Panama is set to pick its next President. 2.7 Million are registered to vote on Sunday.
But many among them are skeptical that a new President will change things.
CGTN’s Roee Ruttenberg has more from the land that’s sometimes called ‘the bridge of the world.’
It’s hard to ignore the economic boom in Panama. The Central American nation boasts the region’s highest annual growth rate. But wages for many have stagnated. Last year, construction workers walked off the job for a month-long strike.
Voters in Panama are heading to the polls on Sunday to pick that country’s next president. 2.7 million people are eligible to cast ballots, but many frustrated voters expect little to change.
An hour outside of the capital, there’s little sign of this country’s wealth. Augustina Villareal raises her seven children in an illegally built tin-roof home near La Chorrera. “What the next government should do,” Villareal says, ” is going to these communities, they should visit us, and get us running water, electricity, and roads. That’s what these communities need.”
Much of Panama’s countryside lacks infrastructure. That’s a common complaint among rural voters. They say Panama’s almost exclusive focus on its finance-hub sector means their needs are often ignored.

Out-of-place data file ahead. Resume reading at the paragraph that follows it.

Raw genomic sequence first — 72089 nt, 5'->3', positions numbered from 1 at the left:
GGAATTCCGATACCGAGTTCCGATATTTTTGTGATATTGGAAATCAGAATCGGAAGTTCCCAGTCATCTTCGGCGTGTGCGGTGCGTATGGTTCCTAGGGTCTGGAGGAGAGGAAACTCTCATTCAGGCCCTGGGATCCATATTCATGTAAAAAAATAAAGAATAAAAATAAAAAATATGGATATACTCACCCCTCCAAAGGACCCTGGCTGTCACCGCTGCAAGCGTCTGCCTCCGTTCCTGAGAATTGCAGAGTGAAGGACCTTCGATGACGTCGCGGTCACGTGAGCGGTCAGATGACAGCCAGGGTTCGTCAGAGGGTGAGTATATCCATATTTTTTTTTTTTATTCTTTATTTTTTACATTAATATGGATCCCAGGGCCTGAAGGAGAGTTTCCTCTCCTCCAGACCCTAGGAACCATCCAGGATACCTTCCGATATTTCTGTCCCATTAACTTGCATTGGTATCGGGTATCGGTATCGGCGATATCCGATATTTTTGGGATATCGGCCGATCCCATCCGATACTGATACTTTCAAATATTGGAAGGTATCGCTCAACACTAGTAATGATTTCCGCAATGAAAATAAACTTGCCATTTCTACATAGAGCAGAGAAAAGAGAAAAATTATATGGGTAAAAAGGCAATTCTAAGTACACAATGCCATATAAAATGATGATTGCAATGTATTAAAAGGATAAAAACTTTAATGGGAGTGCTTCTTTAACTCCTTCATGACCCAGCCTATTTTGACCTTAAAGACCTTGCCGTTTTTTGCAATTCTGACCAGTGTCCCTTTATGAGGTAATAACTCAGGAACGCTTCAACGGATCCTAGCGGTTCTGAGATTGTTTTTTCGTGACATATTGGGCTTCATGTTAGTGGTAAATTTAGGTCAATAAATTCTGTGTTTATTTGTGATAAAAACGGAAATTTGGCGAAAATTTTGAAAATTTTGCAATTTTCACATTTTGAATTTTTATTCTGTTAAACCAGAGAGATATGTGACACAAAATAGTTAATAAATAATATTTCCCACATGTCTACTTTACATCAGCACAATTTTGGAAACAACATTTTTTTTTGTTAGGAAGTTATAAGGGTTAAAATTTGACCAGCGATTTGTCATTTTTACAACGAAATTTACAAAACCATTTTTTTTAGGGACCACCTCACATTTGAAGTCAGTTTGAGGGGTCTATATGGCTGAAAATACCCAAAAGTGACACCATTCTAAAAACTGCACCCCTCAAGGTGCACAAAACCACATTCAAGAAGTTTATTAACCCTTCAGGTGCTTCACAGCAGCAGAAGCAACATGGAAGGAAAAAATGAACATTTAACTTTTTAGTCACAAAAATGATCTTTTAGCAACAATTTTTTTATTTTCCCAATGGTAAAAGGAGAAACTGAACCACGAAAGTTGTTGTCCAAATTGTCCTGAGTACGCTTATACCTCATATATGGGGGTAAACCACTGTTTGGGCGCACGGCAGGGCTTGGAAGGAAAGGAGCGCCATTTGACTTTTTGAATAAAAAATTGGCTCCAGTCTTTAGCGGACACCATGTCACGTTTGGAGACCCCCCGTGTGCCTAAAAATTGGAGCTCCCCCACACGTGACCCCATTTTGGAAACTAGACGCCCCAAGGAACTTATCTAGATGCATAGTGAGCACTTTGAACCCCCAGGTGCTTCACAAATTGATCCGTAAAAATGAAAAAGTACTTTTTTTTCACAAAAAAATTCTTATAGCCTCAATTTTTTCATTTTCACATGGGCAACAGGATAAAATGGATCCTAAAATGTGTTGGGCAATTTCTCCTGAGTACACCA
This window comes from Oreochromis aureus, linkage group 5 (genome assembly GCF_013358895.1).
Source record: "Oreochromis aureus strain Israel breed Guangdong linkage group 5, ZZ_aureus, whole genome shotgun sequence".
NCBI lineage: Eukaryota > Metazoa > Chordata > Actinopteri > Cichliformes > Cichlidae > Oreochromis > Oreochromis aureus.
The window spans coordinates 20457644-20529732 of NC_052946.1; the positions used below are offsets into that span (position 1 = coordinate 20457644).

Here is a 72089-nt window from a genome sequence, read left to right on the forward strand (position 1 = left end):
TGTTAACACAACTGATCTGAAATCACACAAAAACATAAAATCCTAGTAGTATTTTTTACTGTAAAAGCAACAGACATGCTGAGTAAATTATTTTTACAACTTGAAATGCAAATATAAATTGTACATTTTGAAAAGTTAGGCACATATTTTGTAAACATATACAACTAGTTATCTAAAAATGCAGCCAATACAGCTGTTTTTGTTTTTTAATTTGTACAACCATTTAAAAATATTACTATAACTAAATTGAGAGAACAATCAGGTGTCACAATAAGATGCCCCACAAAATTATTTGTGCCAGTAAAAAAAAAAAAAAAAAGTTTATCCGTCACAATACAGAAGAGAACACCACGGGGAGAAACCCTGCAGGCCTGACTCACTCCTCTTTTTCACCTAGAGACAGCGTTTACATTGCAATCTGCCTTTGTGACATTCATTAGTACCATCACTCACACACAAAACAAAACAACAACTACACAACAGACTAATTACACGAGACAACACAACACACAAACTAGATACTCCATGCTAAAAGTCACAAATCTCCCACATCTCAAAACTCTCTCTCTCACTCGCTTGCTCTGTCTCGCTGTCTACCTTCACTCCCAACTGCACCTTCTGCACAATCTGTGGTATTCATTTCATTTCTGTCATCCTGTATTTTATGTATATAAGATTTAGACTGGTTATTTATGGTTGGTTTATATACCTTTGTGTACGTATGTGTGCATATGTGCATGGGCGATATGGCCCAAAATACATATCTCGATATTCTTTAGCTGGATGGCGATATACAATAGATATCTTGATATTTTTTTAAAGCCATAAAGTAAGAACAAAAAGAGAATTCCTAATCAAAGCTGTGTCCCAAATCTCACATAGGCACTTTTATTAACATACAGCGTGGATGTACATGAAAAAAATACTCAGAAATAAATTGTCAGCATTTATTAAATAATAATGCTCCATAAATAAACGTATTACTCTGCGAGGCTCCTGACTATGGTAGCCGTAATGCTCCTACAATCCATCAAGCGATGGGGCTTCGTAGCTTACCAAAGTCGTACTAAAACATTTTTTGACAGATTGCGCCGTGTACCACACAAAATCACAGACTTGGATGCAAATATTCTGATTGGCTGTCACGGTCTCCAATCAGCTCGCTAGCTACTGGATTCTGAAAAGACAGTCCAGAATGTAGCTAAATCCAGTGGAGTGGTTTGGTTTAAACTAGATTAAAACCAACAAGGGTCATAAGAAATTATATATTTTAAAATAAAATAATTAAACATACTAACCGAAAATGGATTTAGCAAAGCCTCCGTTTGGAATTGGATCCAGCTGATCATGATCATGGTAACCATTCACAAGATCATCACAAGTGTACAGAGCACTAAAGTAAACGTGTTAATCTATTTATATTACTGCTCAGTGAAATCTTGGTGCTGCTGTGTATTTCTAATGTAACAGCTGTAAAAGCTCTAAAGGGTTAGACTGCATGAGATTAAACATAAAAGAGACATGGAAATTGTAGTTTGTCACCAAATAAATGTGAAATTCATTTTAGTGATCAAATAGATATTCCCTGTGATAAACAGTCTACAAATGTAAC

Meanwhile, Panama’s farmers say they are facing more and more obstacles to growth. They accuse corrupt politicians of favoring imports … at their expense.
Efren Ortiz operates one of Panama’s biggest pig farms. He says he can’t compete with frozen pork products brought in from the U.S. “I think there needs to be a consensus between the government and the farmers,” Ortiz says. “Without it, a lot of people will be affected, and we’ll lose the producing-sector of our country. And a country that has no farms won’t be able to feed its people.”
The leading candidates in Sunday’s presidential vote have all promised to address these issues. Laurentio “Nito” Cortizo – of the centrist PRD – has vowed to strengthen government services to the country’s most-needy. And he’s promised to tackle corruption. So, too, has Romulo Roux – from the center-right CD.
He’s backed by Ricardo Martinelli, a popular former president who’s in prison awaiting trial on charges of political espionage. And then there’s the wild card. Ricardo Lombana — an independent. He’s pledged to up-end the whole political system in favor of the small government.
Panama City’s mayor, Jose Blandon, is the candidate from President Juan Carlos Varela’s Panameñista party. He hasn’t been endorsed by the President, nor even been seen with him. He and three others are polling quite low.
That may be less about them, and more a reflection of voter apathy and cynicism over what the future holds.